Elizabeth (East Indiaman)
|Fate:||Wrecked, 28 December 1810|
|Tons burthen:||650 tons bm|
|Sail plan:||Full-rigged ship|
|Capacity:||General cargo and up to 400 persons on board|
The Elizabeth was a 650-ton cargo ship chartered by private merchants (and thus not technically an East Indiaman) to sail to Madras and Bengal with a cargo of metals, beer glass and trade goods as well as a substantial number of passengers and lascars. On 28 December 1810, she was wrecked on the Dunkirk brake.
The ship had departed London, aiming to meet up with the annual East India fleet on 26 October, but had met with such strong gales during the passage down the English Channel, that she was forced to stay in Cork Harbour for almost a month. Upon leaving the Irish city, she was again caught by a gale and dragged right back up the Channel, before managing to anchor on 27 December off South Foreland.
Unfortunately, under the strain of the wind and the constant exertion of the past two months, the cables broke, causing the ship to drift towards the French coast, unable to hold her movement. She fired off numerous guns and flares, but those watching on the French shore were powerless to assist due to the powerful waves and wind which would have doomed any rescue attempt. Near Calais she lost her rudder on a rock, and sprang several leaks, leaving her totally at the whim of the sea, which dragged the ship further down the coastline, before crashing her into the outer banks of the Dunkirk brake, where her masts tumbled overboard, smashing the boats, leaving only three, one of which was swamped within moments of launching. Two other boats brought 22 survivors to shore, but there was no chance of a return mission, as the sea had become even more formidable. During the ensuing storm, the ship broke into pieces and was scattered all along the coastline, along with its entire remaining crew, who were killed.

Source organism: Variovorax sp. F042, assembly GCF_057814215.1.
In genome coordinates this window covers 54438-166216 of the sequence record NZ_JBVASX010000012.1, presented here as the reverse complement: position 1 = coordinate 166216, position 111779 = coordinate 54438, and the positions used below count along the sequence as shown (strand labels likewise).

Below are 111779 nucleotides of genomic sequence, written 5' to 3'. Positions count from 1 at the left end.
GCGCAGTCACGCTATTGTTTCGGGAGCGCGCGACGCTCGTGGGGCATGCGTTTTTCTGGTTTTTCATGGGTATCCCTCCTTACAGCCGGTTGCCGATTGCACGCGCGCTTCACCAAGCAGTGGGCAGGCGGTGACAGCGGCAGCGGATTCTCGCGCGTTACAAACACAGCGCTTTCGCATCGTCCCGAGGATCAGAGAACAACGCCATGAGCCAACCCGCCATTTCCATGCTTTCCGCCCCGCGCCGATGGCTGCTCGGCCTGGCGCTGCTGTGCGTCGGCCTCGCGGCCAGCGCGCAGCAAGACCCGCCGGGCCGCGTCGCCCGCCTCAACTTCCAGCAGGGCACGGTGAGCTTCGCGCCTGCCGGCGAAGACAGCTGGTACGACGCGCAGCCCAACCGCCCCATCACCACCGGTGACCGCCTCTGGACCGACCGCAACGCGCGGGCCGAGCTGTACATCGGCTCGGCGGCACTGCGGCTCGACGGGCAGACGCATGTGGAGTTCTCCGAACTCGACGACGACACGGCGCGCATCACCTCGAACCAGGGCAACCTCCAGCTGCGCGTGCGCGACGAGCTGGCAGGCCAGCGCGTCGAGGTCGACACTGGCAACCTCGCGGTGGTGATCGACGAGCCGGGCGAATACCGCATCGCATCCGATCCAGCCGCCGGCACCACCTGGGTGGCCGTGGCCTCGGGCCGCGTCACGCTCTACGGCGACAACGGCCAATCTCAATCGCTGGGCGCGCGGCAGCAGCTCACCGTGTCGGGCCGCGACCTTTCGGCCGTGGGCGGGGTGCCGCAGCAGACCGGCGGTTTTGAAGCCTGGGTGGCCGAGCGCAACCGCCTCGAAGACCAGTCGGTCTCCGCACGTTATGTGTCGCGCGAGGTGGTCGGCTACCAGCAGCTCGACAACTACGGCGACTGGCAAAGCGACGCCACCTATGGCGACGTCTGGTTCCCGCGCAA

There was no consensus about the numbers of dead, as the ship's records were either lost in the wreck or incomplete, especially with regards to the lascars. It is known that at least 380 persons were aboard upon leaving Cork, and it is thought that the number may have been as high as 400, including at least eight women, all of whom perished. Amongst the survivors were six Britons and 15 lascars, including two of the ship's crew. France later exchanged these men for French prisoners in accordance with the custom of the time.
- Grocott, Terence, Shipwrecks of the Revolutionary & Napoleonic Eras, Caxton Editions, Great Britain: 2002. ISBN 1-84067-164-5.